Tuesday, December 15, 2009

U.S. government consultants have included iRevolution blogger

Among those who have advised the U.S. government on Cuba programs is Patrick Meier, who has been studying "whether local access to new media and digital technologies changes the balance of power between repressive regimes and civil resistance movements."
Meier studies at The Fletcher School at Tufts University and is a doctoral research fellow at the Harvard Humanitarian Initiative. His blog is called iRevolution.

An introduction to a seminar where Meier was speaking said:
A key question in the relatively new field of digital activism is whether new technologies will help or hinder efforts to remove authoritarian governments. What we tend to see are patterns of repression by regimes, followed by circumvention as activists find ways to work around new restrictions. The ability to learn and adapt would seem to be crucial in determining whether activists or governments gain the upper hand.
When studying this area more closely, a number of research gaps emerge.
* Firstly, many studies use ‘information revolution' and ‘internet' interchangeably; this fails to recognize the importance of other technologies such as mobile phones.
* Secondly, discourses from complexity science that model how networks operate have not yet been brought into this literature.
* Thirdly, since the majority of studies to date are qualitative in nature, there is a real lack of quantitative analysis. The result is that we are left with a collection of anecdotes, some demonstrating that technology has promoted activism, and others detailing how repressive regimes are using technology successfully for their own ends. This anecdotal approach produces little clarity about the relationship between technology and political activism.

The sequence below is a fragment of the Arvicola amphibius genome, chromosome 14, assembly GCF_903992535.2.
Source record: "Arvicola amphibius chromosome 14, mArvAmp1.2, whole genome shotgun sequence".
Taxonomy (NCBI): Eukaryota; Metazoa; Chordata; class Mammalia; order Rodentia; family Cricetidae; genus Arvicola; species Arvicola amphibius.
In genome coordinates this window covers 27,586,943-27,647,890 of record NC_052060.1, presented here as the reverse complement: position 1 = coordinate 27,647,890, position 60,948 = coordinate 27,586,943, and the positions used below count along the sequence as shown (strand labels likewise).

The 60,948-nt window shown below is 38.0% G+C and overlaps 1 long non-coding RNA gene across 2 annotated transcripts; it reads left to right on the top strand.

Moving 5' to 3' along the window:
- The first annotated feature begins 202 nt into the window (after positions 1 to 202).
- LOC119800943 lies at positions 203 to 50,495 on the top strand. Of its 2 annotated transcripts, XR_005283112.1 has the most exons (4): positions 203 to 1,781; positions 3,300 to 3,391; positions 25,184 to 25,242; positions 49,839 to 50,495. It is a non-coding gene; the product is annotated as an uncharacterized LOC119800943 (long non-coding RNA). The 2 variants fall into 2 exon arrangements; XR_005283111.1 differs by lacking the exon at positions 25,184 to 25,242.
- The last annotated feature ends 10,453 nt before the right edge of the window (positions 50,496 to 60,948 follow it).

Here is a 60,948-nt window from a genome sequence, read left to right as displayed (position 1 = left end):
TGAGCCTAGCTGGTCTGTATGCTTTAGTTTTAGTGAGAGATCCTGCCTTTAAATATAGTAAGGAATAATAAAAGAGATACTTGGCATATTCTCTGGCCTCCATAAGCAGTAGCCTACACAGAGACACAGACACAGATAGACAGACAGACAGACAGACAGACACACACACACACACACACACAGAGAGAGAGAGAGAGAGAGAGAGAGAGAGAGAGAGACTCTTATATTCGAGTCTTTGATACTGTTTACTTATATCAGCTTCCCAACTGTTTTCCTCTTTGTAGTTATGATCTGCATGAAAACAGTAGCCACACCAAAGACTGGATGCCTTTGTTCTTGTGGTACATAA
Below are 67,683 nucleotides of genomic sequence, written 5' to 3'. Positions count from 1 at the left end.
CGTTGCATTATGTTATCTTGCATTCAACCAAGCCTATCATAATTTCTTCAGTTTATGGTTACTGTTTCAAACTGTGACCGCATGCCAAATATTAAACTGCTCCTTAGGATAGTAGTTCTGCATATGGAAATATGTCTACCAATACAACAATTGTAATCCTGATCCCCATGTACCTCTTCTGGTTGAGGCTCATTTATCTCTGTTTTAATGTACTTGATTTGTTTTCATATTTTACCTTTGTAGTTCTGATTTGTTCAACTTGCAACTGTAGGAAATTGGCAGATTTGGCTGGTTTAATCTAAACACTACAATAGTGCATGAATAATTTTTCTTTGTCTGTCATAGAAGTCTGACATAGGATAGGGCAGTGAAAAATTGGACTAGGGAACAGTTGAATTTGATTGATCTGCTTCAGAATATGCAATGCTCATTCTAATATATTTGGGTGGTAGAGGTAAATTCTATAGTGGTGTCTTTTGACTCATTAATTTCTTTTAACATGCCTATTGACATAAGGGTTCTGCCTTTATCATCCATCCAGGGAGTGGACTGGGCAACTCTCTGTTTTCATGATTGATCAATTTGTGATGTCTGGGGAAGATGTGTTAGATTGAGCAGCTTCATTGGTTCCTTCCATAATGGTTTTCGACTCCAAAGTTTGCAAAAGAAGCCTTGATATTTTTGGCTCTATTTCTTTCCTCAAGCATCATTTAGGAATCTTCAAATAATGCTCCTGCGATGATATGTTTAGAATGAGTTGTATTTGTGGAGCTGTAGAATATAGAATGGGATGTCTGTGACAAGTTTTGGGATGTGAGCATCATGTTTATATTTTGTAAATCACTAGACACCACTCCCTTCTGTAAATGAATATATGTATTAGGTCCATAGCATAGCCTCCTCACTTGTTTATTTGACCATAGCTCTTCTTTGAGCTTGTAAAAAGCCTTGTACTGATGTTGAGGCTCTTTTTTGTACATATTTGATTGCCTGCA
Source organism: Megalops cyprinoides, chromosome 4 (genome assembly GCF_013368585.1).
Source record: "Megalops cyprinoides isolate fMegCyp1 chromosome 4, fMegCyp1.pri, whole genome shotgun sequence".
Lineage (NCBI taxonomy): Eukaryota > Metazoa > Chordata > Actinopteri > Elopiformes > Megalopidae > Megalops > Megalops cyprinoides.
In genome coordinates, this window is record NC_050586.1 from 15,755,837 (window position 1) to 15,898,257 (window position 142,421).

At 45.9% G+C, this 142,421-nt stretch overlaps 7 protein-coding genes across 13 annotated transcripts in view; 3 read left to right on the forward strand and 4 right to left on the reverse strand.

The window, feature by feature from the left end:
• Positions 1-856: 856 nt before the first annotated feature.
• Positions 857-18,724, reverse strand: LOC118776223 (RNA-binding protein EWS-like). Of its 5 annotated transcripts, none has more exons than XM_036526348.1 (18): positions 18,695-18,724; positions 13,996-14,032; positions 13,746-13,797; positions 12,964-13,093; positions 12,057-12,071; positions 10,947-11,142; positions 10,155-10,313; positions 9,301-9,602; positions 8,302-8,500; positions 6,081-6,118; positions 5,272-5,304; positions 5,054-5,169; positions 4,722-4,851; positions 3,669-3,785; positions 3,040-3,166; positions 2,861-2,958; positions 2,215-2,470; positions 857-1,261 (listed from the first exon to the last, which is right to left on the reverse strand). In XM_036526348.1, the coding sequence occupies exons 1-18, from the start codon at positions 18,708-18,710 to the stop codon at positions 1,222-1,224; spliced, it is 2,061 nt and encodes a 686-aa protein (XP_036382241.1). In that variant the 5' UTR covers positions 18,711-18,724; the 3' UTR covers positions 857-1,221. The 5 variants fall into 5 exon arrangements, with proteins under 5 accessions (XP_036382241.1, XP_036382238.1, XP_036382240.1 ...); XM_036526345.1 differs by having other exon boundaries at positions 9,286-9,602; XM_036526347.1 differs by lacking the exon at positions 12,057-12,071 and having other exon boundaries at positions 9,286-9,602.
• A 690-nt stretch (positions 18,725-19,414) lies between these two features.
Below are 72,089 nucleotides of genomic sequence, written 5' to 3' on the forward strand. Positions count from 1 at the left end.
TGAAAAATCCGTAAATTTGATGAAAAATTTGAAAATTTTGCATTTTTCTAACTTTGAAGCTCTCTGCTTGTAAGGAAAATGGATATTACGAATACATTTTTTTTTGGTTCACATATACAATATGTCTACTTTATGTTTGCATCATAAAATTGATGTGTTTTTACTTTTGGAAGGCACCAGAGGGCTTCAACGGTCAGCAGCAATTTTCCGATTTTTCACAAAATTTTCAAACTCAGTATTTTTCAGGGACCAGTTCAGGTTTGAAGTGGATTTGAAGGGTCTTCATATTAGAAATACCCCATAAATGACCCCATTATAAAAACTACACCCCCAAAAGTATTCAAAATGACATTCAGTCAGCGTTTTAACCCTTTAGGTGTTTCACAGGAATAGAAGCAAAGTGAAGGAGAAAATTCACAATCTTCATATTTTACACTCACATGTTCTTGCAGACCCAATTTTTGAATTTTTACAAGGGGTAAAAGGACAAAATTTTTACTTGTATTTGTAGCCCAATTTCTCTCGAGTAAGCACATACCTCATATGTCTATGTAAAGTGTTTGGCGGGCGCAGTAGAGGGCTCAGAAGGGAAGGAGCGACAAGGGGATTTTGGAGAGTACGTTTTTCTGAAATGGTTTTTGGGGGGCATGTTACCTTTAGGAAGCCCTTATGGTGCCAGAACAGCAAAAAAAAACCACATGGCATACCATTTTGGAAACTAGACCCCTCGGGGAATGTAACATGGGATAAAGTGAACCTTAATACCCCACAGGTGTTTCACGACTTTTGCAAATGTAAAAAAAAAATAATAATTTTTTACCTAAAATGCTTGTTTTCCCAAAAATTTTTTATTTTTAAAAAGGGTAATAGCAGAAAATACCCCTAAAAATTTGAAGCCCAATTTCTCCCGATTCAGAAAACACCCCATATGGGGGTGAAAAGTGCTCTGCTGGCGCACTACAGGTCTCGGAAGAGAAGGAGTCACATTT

Meier's bio says he was "the civil society and new media advisor for the Cuba Democracy and Contingency Planning Program."
He is on the boards of Ushahidi, DigiActive and Digital Democracy.
The Ushahidi initiative in Africa is interesting. It is aimed at collecting, mapping and creating timelines of information that anyone can submit using mobile phones, e-mail or the Internet.
Perhaps U.S. officials are looking at promoting that kind of thing in a moment of civil unrest or a major crackdown in Cuba.

Twitter vs. Tyrants: An iRevolution post summarizing congressional briefing on role of New Media technology in democratization

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